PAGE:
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The Patriot Act, renewed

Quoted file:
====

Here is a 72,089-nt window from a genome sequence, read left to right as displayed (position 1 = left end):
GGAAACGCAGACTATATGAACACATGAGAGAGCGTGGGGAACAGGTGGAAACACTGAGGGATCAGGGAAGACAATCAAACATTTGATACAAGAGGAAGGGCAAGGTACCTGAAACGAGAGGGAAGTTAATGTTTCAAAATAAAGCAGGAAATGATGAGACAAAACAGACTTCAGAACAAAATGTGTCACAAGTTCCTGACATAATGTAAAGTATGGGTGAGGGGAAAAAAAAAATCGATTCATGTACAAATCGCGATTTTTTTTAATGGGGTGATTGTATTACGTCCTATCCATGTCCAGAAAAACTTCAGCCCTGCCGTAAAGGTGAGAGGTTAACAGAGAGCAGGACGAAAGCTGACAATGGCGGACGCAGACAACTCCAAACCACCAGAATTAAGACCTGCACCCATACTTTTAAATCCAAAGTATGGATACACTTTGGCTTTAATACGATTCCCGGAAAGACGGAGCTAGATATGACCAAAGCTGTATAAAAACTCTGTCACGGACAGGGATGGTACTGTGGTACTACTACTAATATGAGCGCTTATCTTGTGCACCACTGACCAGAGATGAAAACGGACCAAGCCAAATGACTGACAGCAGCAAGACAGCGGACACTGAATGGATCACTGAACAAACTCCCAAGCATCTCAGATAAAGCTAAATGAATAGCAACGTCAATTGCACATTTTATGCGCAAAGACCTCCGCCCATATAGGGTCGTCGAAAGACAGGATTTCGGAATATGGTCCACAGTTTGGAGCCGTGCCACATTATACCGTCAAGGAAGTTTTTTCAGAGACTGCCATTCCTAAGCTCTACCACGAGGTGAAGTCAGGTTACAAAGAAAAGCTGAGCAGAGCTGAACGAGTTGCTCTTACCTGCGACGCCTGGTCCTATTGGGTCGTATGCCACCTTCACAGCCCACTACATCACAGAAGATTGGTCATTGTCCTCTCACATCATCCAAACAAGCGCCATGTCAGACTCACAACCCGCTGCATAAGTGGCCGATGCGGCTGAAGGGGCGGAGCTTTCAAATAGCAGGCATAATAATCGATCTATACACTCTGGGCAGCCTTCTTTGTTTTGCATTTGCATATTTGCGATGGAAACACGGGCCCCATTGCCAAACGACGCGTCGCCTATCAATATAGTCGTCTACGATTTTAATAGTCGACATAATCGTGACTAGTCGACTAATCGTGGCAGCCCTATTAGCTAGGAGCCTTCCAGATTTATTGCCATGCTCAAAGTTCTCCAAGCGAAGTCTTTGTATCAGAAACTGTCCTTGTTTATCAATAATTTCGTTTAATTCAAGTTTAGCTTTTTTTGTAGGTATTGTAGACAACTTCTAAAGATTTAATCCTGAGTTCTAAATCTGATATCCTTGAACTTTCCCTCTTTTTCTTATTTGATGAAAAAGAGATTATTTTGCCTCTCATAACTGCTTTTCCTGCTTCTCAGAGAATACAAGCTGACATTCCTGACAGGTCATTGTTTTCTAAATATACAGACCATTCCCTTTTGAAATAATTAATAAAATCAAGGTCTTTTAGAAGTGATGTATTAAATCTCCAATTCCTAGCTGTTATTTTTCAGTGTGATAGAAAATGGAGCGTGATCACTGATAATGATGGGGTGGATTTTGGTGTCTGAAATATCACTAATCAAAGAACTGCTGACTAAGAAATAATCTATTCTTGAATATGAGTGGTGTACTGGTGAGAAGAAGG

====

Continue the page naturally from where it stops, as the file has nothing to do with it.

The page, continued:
A renewed Patriot Act that gives the FBI more powers is a step closer to reality, thanks in large part to Sen. Pat Roberts.Roberts is chair of the Senate Intelligence Committee, which this week approved the new bill on an 11-4 vote. [The Associated Press reports][1] "The FBI would get expanded powers to subpoena records without the approval of a judge or grand jury in terrorism investigations under Patriot Act revisions approved Tuesday by the Senate Intelligence Committee."Ranking Democrat Jay Rockefeller, D-W.Va., supported the bill overall but said he would push for limits that would allow such administrative subpoenas 'only if immediacy dictates.'"Rockefeller and other committee members, such as Sen. Dianne Feinstein, D-Calif., also are concerned that the bill would grant powers to federal law enforcement agencies that could be used in criminal inquiries rather than intelligence-gathering ones."Committee Chairman Pat Roberts, R-Kan., said the bill places new checks and balances on the powers it would grant, such as new procedures that would allow people to challenge such administrative orders. He called the Patriot Act 'a vital tool in the war on terror' and lauded the Democrats who voted for it in spite of misgivings."Here is Roberts' [press release][2] on the issue.The bill must also be reviewed by the Senate Judiciary Committee before it goes to the full Senate.Other links:Pat Roberts links [(Washington Post) Pending Trade Accord Angers Some Senators:][3] The Bush administration took a beating Tuesday from farm-state senators angry about a pending trade agreement with Central America. ... "They're going to have to put on a full-court press, or CAFTA may not pass," said Sen. Pat Roberts, R-Kan. "They're going to have to sell it a lot better and prove to a farmer or rancher how he or she is really benefiting from this."[(Wichita Eagle) Blacked-out Pentagon tanker report irks senators:][4] A Pentagon report released Tuesday to answer questions about an air tanker deal gone bad instead generated more questions about what roles Defense Secretary Donald H. Rumsfeld and the White House played in pushing the flawed contract. ... The tanker program promised about 1,000 jobs at Boeing Wichita, and both Sen. Pat Roberts, R-Kan., and Rep. Todd Tiahrt, R-Goddard, remain vocal supporters of buying Boeing tankers even though leasing is no longer an option. "Air Force refueling tankers are a critical component of our military power," Roberts said. "Many of the problems our fleet is facing, like problems with corrosion, is age-related and will get exponentially worse with time."Sam Brownback links [(Christian Wire Service) OFFICIALS OF CHRISTIAN COALITION OF THE AFRICAN COUNTRY OF ZAMBIA VISIT OFFICIALS ON CAPITOL HILL:][5] Today the Christian Coalition of America hosted the leadership of the Christian Coalition in the African country of Zambia whose officials participated in meetings on Capitol Hill with Christian Coalition. The Chairman of the Senate Values Action Team, Senator Sam Brownback, (R-KS), met with the Chairman and Treasurer of the Christian Coalition of Zambia, Rev. Charles Mwape and Rev. Godwin Musonda[(Knight-Ridder News Service) Vote on Brown's nomination likely to be close:][6] The Senate cleared the way Tuesday for the confirmation of controversial California Supreme Court Associate Justice Janice Rogers Brown to a federal appeals court, ending a Democratic blockade that cast her as a symbol of opposition to laws safeguarding workers' rights. ... Republicans defended Brown. "Why is there such consternation about her becoming a D.C. appellate court judge?" asked Sen. Sam Brownback, R-Kan. "She is a lady nominated by President Bush [who] will strictly construe the Constitution, stay within the bounds of the document, not try to write new opinion on a new constitutional right. She is what lawyers would call a strict constructionist." [(BP News) Embryo Limits (Last item):][7] Sen. Sam Brownback, R.-Kan., a leading pro-lifer in Congress, has called for limits on the number of embryos created during in vitro fertilization so that fewer of the nascent human beings are left over in clinics. Speaking on ABC News' "This Week" May 29, Brownback said, "In a number of countries, they limit the number of these in vitro fertilizations from outside the womb. They say you can do this, but you have to do these one or two at a time, so that they're implanted [on] that basis. That's a way that you can look at that, instead of going on this massive scale of what we've done here."How to contact As always, you can find information to contact members of the Kansas congressional delegation [here.][8] [1]: http://www.washingtonpost.com/wp-dyn/content/article/2005/06/08/AR2005060800587.html [2]: http://roberts.senate.gov/06-07a-2005.htm [3]: http://www.washingtonpost.com/wp-dyn/content/article/2005/06/07/AR2005060701069.html [4]: http://www.kansas.com/mld/kansas/11841045.htm [5]: http://www.montanasnews.com/articles.php?mode=view&id=1898 [6]: http://www.dfw.com/mld/dfw/news/nation/11842837.htm [7]: http://www.bpnews.net/bpnews.asp?ID=20923 [8]: http://ljworld.com/extra/where_to_write.html#fed


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